One summer His Holiness the Dalai Lama spoke to a Los Angeles audience that included a group of inner city youth in fatigues, their camp uniforms, together with their counselors. After his talk, one of the youths asked His Holiness, “People get right in my face and provoke me. How can I not fight back?” She was challenging him, but quite sincere in her request.
His Holiness looked her in the eye and said, “Violence is old-fashioned. Anger doesn’t get you anywhere. If you can calm your mind and be patient, you will be a wonderful example to those around you.” The audience clapped, but the girl remained standing, looking back at him. She wasn’t yet satisfied.
The Dalai Lama went on to describe how so many great people—Martin Luther King, Mahatma Gandhi, and Jesus, for example—remained peaceful in the face of violence and adversity. Many of them experienced difficulties when they were growing up. “Even I,” he said. “My youth was fraught with conflict and violence. Yet all of these people expounded non-violence and love for others, and the world is better for their contributions. It’s possible for you to do this too.”
He then motioned for the girl to come up and shake his hand. As she approached him with her hand outstretched and a nervous smile on her face, the Dalai Lama opened his arms and hugged her. The girl returned to her seat, beaming.
After the talk, one of the sponsors asked the teenagers if they would share their experience. A burly, tough-looking young man came to the microphone with a huge smile on his face. “Phew,” he said, “You must be able to hear my heart beating from where you’re sitting! I’ve seen the Dalai Lama on TV and in the magazines and thought he was pretty cool, but I just can’t describe what it feels like to have met him!” and he touched his heart.
A Tibetan monk who had escaped from Communist-occupied Tibet just a few years earlier told me his story. His family was a wealthy, prominent one in the area of Tibet where he grew up. After the Communist occupation of Tibet in 1950 and the subsequent abortive uprising in 1959, his family’s house was confiscated and made into a jail. Because his family were landowners and because he was a monk, he was arrested by the Chinese Communists. Then, he was imprisoned in a jail that had once been his home. He and the other inmates were allowed to go to the toilet outdoors twice a day, but otherwise they had to stay in the house, which now had broken windows and none of its former comforts. Most people would have burned with rage at the injustice and humiliation, but this monk told me that he tried to use his time wisely, doing his meditation practices to improve the state of his mind. Although he was deprived of all his religious implements, he silently recited the texts he had memorized and contemplated their meanings. In this way, he familiarized his mind with attitudes and emotions that lead to enlightenment and avoided the pitfalls of anger. When I talked with him, I detected no sign of resentment against the Chinese Communists. He had a profound love of life.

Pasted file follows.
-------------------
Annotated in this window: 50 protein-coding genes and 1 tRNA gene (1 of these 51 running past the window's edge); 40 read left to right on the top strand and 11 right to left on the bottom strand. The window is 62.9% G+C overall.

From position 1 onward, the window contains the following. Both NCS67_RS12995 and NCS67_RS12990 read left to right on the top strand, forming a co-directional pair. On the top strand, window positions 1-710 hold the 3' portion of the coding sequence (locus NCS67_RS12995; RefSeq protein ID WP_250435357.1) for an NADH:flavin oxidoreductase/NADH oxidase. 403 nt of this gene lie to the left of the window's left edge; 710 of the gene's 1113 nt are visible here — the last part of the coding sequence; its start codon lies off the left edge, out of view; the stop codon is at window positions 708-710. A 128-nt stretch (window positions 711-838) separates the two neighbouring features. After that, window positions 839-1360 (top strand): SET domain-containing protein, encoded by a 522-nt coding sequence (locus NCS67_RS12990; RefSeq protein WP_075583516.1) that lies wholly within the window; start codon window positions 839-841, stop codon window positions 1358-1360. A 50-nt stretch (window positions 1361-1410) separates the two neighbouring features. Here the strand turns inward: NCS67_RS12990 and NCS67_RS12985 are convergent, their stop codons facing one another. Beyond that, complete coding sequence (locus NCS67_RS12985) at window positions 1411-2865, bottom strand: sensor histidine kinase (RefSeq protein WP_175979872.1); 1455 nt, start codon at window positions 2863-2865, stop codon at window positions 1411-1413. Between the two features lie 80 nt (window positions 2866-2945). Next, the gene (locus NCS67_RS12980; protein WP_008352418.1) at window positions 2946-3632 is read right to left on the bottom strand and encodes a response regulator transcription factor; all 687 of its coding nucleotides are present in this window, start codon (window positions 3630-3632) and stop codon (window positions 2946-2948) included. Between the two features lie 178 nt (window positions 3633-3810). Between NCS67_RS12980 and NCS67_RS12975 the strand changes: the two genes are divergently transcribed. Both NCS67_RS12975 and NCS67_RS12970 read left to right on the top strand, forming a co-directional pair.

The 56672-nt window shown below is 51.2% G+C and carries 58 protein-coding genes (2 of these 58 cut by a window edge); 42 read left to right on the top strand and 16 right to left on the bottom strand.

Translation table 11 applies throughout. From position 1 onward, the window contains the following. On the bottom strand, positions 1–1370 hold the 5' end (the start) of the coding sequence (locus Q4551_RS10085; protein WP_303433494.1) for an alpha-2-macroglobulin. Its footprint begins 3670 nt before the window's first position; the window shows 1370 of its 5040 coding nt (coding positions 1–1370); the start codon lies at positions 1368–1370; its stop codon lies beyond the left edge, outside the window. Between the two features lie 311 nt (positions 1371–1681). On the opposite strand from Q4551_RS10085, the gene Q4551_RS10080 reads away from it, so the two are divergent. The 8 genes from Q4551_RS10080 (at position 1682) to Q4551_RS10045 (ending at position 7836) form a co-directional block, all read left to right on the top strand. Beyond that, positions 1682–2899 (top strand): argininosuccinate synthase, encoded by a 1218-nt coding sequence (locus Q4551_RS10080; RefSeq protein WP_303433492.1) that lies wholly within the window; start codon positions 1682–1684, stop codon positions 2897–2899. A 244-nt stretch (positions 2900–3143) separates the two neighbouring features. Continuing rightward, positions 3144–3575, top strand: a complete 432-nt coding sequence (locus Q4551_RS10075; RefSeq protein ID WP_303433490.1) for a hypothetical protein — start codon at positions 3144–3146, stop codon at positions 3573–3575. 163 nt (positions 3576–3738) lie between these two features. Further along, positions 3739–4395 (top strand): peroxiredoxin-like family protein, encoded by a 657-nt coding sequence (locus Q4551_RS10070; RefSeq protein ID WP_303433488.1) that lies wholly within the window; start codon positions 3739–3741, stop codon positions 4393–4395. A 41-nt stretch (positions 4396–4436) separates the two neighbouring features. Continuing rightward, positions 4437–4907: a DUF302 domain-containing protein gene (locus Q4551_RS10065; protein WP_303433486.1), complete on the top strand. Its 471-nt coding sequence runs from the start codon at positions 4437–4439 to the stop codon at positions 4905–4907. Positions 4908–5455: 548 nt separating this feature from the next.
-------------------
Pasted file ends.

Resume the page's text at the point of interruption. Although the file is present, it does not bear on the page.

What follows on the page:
Stories such as these lead us to wonder, “How do they do it?” They are human beings just like us, and although they have faced circumstances much worse than a great many of us have faced—including exile, imprisonment, torture, and the loss of many loved ones—they do not burn with rage or seek revenge. This book is largely a collection of Buddhist methods for subduing and preventing anger that have worked for the Dalai Lama, the monk above, and many others.
There is nothing particularly “Buddhist” about these methods. In fact, many of the Buddha’s teachings are common sense, not religious doctrine, and common sense is not the property of any religion. Rather, these methods show us reasonable and beneficial ways to live. No matter what our religion, looking at our minds and learning to work with our anger are helpful.